PMID: 27609199
ISSN: 1522-1601
CID: 3428592

The Role Of Nasal Resistance In Cpap Adherence In The World Trade Center First Responder Cohort [Meeting Abstract]

Agarwala, P.; Ducca, E.; Gumb, T.; Twumasi, A.; Black, K.; Lewis, C.; Alimokhtari, S.; Perez, A.; Lu, S. -E.; Chitkara, N.; Harrison, D.; Udasin, I.; Sunderram, J.; Rapoport, D.; Ayappa, I. A.
ISSN: 1073-449x
CID: 3428712

Reactive Airways After Peracetic Acid Inhalation Following A Home Brewing Accident [Meeting Abstract]

Agarwala, P.; Lubinsky, A. S.
ISSN: 1073-449x
CID: 3428702

Nasal Inflammation Is Associated With Chronic RhINOSinusitis (crs) And Obstructive Sleep Apnea (osa) In World Trade Center Responders: Preliminary Results From The Wtc Snore Study [Meeting Abstract]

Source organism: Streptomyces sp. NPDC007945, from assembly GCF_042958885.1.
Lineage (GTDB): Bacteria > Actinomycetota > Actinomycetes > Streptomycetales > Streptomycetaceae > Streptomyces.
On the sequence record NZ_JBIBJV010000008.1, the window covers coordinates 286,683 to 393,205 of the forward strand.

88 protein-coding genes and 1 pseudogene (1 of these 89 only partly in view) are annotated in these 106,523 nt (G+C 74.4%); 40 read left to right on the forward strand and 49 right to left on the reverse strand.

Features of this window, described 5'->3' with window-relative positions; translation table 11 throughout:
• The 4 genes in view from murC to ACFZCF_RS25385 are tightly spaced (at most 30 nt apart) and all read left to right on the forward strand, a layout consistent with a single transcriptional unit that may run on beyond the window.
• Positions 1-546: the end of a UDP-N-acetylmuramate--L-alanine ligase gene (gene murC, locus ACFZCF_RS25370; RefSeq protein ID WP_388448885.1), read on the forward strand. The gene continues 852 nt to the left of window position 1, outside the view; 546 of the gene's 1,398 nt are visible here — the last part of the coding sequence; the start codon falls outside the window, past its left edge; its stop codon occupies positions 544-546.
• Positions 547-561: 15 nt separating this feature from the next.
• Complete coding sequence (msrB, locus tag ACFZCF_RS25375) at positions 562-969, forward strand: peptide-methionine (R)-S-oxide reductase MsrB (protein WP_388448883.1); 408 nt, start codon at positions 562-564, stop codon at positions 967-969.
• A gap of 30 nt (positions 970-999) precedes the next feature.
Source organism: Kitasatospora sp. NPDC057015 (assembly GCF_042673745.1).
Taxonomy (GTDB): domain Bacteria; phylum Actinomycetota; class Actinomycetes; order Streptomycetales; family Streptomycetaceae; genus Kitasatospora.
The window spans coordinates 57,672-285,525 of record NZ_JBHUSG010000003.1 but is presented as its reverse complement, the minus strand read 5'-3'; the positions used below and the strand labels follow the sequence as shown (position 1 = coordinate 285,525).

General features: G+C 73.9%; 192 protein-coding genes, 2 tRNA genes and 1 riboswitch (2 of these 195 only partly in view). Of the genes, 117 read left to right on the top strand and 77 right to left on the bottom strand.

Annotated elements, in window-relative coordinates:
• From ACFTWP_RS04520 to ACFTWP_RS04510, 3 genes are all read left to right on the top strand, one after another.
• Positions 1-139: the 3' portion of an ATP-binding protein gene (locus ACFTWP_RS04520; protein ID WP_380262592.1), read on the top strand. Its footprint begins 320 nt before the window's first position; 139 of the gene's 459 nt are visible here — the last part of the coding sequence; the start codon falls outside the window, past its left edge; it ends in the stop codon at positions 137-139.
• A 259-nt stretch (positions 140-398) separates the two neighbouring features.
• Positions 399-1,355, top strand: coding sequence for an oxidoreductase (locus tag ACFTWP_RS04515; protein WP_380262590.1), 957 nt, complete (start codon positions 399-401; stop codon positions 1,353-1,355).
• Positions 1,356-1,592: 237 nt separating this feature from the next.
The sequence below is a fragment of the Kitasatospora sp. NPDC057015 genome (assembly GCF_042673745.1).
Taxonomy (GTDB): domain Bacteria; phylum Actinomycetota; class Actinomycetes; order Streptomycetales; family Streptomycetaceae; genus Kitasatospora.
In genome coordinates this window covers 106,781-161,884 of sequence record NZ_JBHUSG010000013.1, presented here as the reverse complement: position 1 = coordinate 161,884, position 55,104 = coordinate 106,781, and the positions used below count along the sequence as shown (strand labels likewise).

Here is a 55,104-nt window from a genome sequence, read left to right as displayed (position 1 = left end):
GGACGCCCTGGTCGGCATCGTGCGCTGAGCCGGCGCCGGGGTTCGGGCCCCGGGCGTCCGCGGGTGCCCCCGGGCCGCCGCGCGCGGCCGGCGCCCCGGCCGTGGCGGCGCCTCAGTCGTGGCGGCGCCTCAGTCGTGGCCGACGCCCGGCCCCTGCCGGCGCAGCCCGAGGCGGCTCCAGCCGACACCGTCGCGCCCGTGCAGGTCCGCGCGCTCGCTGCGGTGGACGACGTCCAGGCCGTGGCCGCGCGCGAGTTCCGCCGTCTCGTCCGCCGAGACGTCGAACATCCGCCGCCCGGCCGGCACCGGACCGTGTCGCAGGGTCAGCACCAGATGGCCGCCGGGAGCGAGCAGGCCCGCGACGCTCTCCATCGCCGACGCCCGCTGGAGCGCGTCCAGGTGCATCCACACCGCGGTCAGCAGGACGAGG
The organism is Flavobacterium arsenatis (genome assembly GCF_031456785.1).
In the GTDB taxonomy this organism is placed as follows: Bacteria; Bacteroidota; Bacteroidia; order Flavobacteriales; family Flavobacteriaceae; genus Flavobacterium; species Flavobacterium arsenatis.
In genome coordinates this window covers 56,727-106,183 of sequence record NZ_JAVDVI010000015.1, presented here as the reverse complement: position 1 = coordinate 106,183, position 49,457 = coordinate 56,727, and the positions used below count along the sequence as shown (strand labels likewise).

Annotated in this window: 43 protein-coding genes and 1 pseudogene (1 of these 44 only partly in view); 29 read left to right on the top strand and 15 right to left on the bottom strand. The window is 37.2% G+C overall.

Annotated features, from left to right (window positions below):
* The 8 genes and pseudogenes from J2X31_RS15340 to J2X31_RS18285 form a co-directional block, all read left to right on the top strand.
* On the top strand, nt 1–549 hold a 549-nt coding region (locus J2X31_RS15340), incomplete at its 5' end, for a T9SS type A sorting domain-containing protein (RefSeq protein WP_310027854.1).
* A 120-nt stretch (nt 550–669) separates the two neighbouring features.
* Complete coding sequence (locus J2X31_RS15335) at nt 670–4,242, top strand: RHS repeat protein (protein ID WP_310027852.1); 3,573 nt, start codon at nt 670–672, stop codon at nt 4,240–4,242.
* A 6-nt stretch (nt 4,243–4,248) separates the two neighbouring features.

Sunderram, J; Plietz, M; Ayappa, IA; Laumbach, RJ; Lu, S-E; Black, K; Alimokhtari, S; Perez, A; Le-Hoang, O; Kipen, HM; Carson, JL; Udasin, I; Twumasi, A; Agarwala, P; Gumb, T; Chitkara, N; Harrison, D; Rapoport, DM
ISSN: 1535-4970
CID: 2162132

Relationship Of Chronic RhINOSinusitis And Osa In Wtc Responders: Preliminary Results From The Wtc Snore Study [Meeting Abstract]

Sunderram, J.; Ayappa, I. A.; Vakil, J.; Patel, R.; Agarwala, P.; Cepeda, C.; Twumasi, A.; Black, K.; Chitkara, N.; Laumbach, R. J.; Lu, S. -E.; Kipen, H. M.; Carson, J. L.; Harrison, D.; Udasin, I.; Rapoport, D. M.
ISSN: 1073-449x
CID: 2960142